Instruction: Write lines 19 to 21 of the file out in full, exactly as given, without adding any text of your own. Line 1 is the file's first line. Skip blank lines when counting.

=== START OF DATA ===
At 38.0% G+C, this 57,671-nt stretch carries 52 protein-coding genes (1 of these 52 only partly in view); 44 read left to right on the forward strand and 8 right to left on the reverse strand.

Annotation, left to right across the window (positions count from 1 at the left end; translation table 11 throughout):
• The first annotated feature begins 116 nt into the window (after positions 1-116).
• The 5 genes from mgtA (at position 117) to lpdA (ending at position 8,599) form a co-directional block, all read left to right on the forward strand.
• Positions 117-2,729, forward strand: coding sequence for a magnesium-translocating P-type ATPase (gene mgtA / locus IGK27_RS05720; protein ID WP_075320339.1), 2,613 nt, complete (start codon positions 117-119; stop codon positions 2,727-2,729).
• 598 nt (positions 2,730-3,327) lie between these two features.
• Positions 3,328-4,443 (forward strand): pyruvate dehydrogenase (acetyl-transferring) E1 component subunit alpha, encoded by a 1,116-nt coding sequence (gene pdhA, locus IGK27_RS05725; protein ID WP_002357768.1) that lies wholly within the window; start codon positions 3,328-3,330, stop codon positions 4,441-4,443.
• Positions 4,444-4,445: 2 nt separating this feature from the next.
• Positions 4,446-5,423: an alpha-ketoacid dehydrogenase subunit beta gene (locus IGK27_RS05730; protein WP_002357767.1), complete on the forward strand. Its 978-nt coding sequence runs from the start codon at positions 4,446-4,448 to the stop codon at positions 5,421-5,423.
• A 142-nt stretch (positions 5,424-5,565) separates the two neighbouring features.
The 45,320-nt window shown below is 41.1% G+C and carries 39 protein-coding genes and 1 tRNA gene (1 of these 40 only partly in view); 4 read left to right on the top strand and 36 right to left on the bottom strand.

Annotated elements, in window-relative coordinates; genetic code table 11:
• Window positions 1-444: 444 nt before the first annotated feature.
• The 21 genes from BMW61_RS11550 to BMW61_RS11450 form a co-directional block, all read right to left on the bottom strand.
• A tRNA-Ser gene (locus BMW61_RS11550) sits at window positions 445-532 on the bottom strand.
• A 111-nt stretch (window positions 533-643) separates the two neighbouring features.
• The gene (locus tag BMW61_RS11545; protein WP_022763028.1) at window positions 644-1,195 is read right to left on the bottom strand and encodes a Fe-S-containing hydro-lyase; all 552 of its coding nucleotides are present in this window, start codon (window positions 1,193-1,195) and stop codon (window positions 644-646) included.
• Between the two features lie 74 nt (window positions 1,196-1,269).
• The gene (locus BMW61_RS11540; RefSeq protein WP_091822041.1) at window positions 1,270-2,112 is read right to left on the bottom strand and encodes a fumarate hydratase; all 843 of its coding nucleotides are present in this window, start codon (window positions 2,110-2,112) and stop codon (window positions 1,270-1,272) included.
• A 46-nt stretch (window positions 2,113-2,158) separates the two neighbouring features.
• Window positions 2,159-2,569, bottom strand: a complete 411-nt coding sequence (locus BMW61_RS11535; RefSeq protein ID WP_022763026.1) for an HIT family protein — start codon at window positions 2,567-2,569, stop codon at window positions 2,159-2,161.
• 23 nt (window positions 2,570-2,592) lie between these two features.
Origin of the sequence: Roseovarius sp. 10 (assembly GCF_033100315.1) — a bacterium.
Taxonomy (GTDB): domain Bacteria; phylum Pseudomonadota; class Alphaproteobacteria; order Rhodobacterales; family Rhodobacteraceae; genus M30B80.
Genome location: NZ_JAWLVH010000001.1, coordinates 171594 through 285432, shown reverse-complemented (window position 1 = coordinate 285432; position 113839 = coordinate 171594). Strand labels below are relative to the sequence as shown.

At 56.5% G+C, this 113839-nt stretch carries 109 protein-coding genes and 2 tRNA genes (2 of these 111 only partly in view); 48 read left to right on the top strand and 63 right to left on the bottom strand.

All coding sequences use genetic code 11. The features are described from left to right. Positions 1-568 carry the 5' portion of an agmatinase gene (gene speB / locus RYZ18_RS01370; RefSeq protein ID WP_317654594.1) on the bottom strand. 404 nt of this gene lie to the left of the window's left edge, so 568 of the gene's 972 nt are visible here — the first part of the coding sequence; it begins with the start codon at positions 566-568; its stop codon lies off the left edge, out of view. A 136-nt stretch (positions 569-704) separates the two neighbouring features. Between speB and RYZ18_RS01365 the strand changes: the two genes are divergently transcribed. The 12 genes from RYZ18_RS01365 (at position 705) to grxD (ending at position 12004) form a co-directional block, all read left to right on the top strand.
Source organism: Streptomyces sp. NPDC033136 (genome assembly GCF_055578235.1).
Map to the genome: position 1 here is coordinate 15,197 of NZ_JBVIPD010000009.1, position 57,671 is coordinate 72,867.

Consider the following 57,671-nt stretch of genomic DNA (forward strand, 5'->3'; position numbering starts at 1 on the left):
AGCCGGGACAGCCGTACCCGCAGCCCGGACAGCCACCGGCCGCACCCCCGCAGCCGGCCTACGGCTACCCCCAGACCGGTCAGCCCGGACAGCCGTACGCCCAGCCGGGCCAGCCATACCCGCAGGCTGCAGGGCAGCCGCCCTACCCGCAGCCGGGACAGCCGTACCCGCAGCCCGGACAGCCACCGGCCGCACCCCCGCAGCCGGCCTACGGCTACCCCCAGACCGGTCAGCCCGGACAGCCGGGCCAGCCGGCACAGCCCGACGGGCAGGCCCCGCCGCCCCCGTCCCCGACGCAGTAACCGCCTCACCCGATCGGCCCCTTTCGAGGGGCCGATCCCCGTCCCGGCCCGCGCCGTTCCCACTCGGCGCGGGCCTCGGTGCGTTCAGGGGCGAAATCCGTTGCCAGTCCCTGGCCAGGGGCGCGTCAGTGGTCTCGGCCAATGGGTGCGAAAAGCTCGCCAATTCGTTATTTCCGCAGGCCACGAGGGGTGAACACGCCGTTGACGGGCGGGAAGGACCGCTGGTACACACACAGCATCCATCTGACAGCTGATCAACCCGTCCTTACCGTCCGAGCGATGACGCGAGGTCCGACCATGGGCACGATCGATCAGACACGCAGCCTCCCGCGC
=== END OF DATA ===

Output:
• The gene (locus BMW61_RS11540; RefSeq protein WP_091822041.1) at window positions 1,270-2,112 is read right to left on the bottom strand and encodes a fumarate hydratase; all 843 of its coding nucleotides are present in this window, start codon (window positions 2,110-2,112) and stop codon (window positions 1,270-1,272) included.
• A 46-nt stretch (window positions 2,113-2,158) separates the two neighbouring features.
• Window positions 2,159-2,569, bottom strand: a complete 411-nt coding sequence (locus BMW61_RS11535; RefSeq protein ID WP_022763026.1) for an HIT family protein — start codon at window positions 2,567-2,569, stop codon at window positions 2,159-2,161.